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The Last Straw

Amy began the week with diarrhea and naseau. Quickly, but surely, Wim was not far behind. Struggling to keep pushing on, we gathered our mental strength and made horribly slow trips to the next cities. As we were approaching the last city, we met a cow who was also having stomach problems. Just as Wim was passing around the backside of the cow, a great explosion occured on his leg. Needless to say... the cow felt relieved. And we felt totally defeated. We have now officially collapsed, we are completely physically and emotionally finished!

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Little did we know...

Little did we know that in just a few days things would take a turn for the worse. We would both find oursevles in the hospital, struggling to stay conscience...

Posted by amyandwim 01:37 Archived in Laos

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Comments

Wait a minute...are you both ok? I hope you are both ok and assume by the fact that you can write this, you are. Boy, to quote the Grateful Dead (and maybe you can appreciate their name in a different way now ;) ); what a long strange trip it's been. I hope you can get home as soon as possible and sit on the couch and eat chocolate and chips and drink a nice cold Belgian beer! Let us know what happened when you can! Godspeed!

by aliceschue

Hello

Whatever you decide to do, I wish you a lot of courage!

Take good care!

Marijke

by Marijke E

Oh my god!!! Where are you now!?!? Are they flying you back home to Belgium at least to recover? I need to know. Are u 2 joking? Are u ok? I'm calling your mother.

by wohalibean

HiiYa.. :)

Such a terriffic if somewhat scary adventure you guys are having.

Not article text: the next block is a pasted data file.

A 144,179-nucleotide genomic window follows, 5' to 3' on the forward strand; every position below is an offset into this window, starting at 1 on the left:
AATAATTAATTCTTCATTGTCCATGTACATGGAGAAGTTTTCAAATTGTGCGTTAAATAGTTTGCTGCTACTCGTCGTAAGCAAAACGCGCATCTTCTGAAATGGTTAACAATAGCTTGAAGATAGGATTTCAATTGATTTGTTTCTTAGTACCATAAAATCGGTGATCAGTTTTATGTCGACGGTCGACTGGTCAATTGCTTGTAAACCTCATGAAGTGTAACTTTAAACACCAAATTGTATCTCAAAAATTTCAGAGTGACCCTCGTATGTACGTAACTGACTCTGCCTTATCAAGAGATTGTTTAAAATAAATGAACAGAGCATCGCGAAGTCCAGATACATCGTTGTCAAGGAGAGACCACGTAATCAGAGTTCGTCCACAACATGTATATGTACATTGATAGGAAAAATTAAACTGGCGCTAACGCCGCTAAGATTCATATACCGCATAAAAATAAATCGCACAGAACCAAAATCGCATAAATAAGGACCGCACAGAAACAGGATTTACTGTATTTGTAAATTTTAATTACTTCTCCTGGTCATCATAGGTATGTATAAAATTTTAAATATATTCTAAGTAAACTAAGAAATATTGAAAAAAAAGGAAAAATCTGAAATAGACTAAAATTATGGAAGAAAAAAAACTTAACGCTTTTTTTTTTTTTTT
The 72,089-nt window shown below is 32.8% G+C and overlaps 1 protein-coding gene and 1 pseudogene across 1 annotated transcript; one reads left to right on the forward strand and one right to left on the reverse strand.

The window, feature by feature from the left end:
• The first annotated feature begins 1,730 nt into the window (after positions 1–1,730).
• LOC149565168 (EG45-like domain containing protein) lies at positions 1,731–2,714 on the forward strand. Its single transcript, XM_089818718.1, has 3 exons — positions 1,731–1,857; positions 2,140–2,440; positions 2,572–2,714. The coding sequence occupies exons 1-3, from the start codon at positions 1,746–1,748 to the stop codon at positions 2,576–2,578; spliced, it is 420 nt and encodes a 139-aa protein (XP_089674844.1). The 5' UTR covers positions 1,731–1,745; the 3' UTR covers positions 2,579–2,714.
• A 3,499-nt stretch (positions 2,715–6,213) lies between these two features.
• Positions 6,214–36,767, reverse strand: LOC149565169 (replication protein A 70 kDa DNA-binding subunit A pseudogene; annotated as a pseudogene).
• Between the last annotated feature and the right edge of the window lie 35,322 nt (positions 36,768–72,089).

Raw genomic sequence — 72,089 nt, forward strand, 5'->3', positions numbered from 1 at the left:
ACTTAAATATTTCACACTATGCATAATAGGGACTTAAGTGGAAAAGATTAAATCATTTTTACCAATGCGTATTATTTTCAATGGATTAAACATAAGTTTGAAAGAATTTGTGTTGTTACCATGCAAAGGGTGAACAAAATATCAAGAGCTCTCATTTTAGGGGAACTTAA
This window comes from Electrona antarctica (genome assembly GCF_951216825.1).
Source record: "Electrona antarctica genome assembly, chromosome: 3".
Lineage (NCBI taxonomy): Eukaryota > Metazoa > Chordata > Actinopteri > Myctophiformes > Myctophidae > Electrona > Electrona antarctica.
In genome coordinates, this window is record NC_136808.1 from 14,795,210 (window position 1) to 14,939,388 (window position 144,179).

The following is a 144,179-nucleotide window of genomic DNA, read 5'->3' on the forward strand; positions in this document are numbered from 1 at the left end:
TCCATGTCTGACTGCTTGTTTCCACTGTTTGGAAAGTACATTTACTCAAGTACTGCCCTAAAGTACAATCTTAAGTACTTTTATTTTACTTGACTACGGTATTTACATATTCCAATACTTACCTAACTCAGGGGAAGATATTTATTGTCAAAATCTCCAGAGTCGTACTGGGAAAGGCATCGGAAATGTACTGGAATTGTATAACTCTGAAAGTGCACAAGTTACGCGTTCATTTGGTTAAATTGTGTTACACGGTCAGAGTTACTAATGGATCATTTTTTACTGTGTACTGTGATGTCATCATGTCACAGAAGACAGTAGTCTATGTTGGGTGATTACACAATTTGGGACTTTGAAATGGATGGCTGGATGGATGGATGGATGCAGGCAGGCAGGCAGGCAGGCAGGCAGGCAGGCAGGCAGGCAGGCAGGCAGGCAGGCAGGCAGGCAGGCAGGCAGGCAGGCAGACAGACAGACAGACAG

Like lots of folks I found your site by accident following checking on my own old Blogs now, here in Travellerspoint. And I just clicked on your "Featured Site" on the Main Page of Travellerspoint.

Before I knew it I was addicted to reading about your exploits and am currently in Egypt. And I also read about your Laos trip too, which is where the scary part comes in.

The 40+ degrees heat and 100& humidty is the main killer at the best of times, but to be doing this on bikes is nothing short of suicidal really, but I guess thats what you don't need to be told as you already know. ;)

Nonetheless please please be carefull, when I was in the Sapa Mountains in North Vietnam I sometimes heard about the kidnapping of tourists for cash season, but ignorance is bliss really and I did not learn of this till I was moving south again.

I have subscribed to your Blog and hope to hear good news that your getting through this slowly but surely.

Whatever happens ~ Take good care of each other. One day you'll look back on all these truly amazing memories and thing "Jeez, we were so bloody naive and stupid"

Good luck & Cheers

by Raedor

I agree with stranger Raedor. I am the best friend... Going crazy here with these crazy ups and downs- You two could not have expected anything like this but I hope, at this point you reach your goal and come home. Be safe.

by wohalibean

Hilarious!! Also came across your blog on the tp main page, and couldn't help laughing out loud! I've just been in Cambodia and Vietnam and have found the heat utterly ridiculous (I've been born and raised in Africa so thought I could handle anything, but I was sooo wrong!). At Angor Wat I was at breaking point from heat exhaustion - also drinking massive amounts of water and NO need to go to the loo all day there!
Enjoy your travels, I will subscribe too if you don't mind.
Cheers, Dave

by Shlugger